A Case for the Serious Study of Video Games in Higher Education

As a life long gamer,  the debate on whether or not video games are a serious art form worthy of study or just “mindless play” is something I’ve given a lot of thought to. James Gee’s What Video Games Have to Teach Us About Learning and Literacy was a fascinating read, mostly because he manages to articulate in words the ideas that I and many others have been thinking for years.

I think everyone will agree that there are different kinds of literacy besides reading and writing–musical literacy, for example, is widely recognized “semiotic domain”. So if we accept that there are many kinds of literacy, why have video games always been looked down on compared to their written counterparts?

The “problem of content” that Gee brings up comes the closest to articulating the reason that I’ve seen: people simply don’t recognize the ways in which video games can be vessels of active and critical (as Gee states) learning. Gee argues (and I agree) that video games engage players in a variety of different kinds of learning–from creative problem solving to hand eye coordination, to performing complex tasks under pressure, all of which are important skills. Gee says it best:

“They situate meaning in a multi-modal space through embodied experiences to solve problems and reflect on the intricacies of design of imagined worlds and the design of both real and imagined social relationships and identities in the modern world” (40).

This multi-modal engagement with different kinds of learning alone makes them worthy of study, and that’s not even getting into the fact that many video games these days have expansive, complex stories that easily rival that of books. I imagine many in academia/creative writing circles would roll their eyes at that statement, but that is pure ignorance, to be honest–how many in academia can say that they have enough hands-on experience with video games to even make an educated assertion one way or the other?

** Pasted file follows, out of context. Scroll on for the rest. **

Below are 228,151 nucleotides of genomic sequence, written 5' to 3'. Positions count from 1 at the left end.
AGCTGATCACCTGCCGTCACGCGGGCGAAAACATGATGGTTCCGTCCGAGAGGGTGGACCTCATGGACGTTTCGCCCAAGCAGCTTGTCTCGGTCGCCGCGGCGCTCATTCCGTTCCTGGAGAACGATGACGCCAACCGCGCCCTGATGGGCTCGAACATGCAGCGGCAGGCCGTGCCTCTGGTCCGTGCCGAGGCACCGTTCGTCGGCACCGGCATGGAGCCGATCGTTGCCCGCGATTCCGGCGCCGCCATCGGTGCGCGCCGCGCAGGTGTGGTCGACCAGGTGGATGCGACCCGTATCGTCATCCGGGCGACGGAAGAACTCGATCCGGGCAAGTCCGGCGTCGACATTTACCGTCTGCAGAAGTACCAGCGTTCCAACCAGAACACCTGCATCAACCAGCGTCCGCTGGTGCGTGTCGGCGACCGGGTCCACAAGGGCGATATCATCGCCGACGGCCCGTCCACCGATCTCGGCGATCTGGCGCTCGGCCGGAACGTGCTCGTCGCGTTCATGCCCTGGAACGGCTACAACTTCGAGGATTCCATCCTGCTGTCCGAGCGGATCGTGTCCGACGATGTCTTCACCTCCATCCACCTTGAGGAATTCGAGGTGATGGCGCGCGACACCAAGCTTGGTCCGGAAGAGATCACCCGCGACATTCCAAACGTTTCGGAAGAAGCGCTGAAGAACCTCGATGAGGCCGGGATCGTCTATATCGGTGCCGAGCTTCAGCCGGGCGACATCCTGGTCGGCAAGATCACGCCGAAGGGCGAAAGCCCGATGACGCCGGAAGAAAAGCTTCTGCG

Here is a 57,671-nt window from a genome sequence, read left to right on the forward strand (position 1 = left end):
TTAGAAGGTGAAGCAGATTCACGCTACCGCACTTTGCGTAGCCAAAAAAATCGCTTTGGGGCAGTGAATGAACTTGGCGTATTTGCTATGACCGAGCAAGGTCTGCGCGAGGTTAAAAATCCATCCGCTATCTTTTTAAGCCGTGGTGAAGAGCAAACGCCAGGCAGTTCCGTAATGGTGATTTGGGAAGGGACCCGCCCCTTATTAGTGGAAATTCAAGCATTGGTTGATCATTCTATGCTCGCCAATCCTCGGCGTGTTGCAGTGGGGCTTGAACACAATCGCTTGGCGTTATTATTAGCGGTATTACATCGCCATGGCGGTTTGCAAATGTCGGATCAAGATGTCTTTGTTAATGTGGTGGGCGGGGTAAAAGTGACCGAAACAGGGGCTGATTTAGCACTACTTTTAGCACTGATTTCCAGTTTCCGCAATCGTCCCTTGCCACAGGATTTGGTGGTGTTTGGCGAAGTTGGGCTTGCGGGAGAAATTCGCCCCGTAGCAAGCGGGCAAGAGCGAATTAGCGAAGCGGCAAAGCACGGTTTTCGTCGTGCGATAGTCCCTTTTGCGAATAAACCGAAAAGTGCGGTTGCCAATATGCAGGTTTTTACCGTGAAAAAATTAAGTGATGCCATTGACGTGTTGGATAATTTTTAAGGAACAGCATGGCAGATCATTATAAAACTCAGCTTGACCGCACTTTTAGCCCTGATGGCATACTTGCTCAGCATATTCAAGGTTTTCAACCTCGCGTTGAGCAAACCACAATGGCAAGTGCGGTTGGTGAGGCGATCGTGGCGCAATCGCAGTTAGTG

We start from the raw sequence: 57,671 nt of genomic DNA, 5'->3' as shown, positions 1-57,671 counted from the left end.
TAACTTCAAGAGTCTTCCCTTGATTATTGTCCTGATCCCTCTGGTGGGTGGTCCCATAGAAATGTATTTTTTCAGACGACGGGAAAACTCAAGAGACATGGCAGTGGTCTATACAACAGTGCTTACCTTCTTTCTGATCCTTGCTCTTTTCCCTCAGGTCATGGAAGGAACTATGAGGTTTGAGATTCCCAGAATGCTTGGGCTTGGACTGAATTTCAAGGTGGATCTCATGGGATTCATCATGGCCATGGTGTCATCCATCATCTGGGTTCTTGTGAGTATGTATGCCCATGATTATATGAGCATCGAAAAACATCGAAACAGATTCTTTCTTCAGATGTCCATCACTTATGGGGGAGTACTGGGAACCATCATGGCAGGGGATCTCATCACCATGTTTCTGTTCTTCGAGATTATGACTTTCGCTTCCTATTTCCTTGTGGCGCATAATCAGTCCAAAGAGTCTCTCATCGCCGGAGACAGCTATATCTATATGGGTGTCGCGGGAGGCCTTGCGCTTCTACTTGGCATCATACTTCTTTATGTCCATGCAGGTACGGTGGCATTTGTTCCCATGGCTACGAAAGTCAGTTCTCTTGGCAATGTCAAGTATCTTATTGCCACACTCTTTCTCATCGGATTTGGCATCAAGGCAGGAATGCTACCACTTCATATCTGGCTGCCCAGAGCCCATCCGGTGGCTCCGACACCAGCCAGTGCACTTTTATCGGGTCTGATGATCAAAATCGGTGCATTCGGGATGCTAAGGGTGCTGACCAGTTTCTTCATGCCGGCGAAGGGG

One interesting question (assuming we all agree with Gee that video games are, indeed, worth studying) is how to go about studying them. I had the privilege of taking a Lyric Science Fiction course with Professor Chu here at QC last semester, and this question came up a lot. Simply watching videos about games wouldn’t be enough, as so much is lost in translation without the control or mouse in your hand. Fantasy games, for example, ask the player to role-play, and gives them the freedom to make choices- good or bad-for themselves, and the freedom of choice is itself a critical learning experience that must be experienced first hand.

So would a video game course entail “assigning” video games to play? And then discuss the experience across a wide variety of modes (story, physical actions, ambiance, moral choices, realism)? I can immediately see problems arising such as students not having access to specific systems to play on (one may not have an Xbox, the next may not have a strong enough PC, etc). I don’t really have any answers, but it’s an interesting topic to think about.

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2 Responses to A Case for the Serious Study of Video Games in Higher Education

  1. Nick Earhart says:

    I haven’t played video games for years, but I was pretty into them when I was younger. I definitely came up against the “grandpa” effect Gee speaks of: It was a forgone conclusion that video games were a waste of time. As a result, I don’t think I ever really considered their value as a learning tool. I’m sure I wasn’t so analytical as that—I wasn’t thinking in terms of “learning tools”—but I certainly saw the games as more a distraction than a viable pursuit in themselves. I’m still reasonably fluent in “game-language,” and I enjoy playing on the rare occasion when someone has a console. I wonder, though, if I lost interest in high school in response to the skepticism that surrounds gaming. I remember simply not caring anymore, ceasing to suspend my disbelief, but I’m sure it’s more complicated than that.

    In response to your point, Alex: I’m also curious how to teach video games. I’m interested in what this “legitimacy” would do to broaden the conversation about their place in culture. How would a more active critical discourse surrounding games affect public perception, affect the views within the “affinity group,” and influence the kinds of games that get made? Likewise, how can video games be seen as a pedagogical tool—a supplement like a blog that can create some variability in the classroom? I played “Number Munchers” and “Mario Teaches Typing” when I was a kid, but I haven’t played another game for class since. I’d be curious to see what an advanced video-games course would look like. As well, I’d like to discuss how this field might connect back to our core concern of college-level writing.

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